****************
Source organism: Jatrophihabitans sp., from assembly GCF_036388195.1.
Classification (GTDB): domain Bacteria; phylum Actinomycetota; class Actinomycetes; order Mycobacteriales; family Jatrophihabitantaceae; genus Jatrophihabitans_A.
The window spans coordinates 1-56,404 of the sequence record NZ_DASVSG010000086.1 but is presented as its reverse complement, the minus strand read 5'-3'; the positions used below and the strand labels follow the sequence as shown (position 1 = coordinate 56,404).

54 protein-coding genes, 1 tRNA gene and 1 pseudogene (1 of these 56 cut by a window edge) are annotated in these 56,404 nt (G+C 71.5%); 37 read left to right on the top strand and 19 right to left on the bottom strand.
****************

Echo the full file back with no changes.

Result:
Source organism: Jatrophihabitans sp., from assembly GCF_036388195.1.
Classification (GTDB): domain Bacteria; phylum Actinomycetota; class Actinomycetes; order Mycobacteriales; family Jatrophihabitantaceae; genus Jatrophihabitans_A.
The window spans coordinates 1-56,404 of the sequence record NZ_DASVSG010000086.1 but is presented as its reverse complement, the minus strand read 5'-3'; the positions used below and the strand labels follow the sequence as shown (position 1 = coordinate 56,404).

54 protein-coding genes, 1 tRNA gene and 1 pseudogene (1 of these 56 cut by a window edge) are annotated in these 56,404 nt (G+C 71.5%); 37 read left to right on the top strand and 19 right to left on the bottom strand.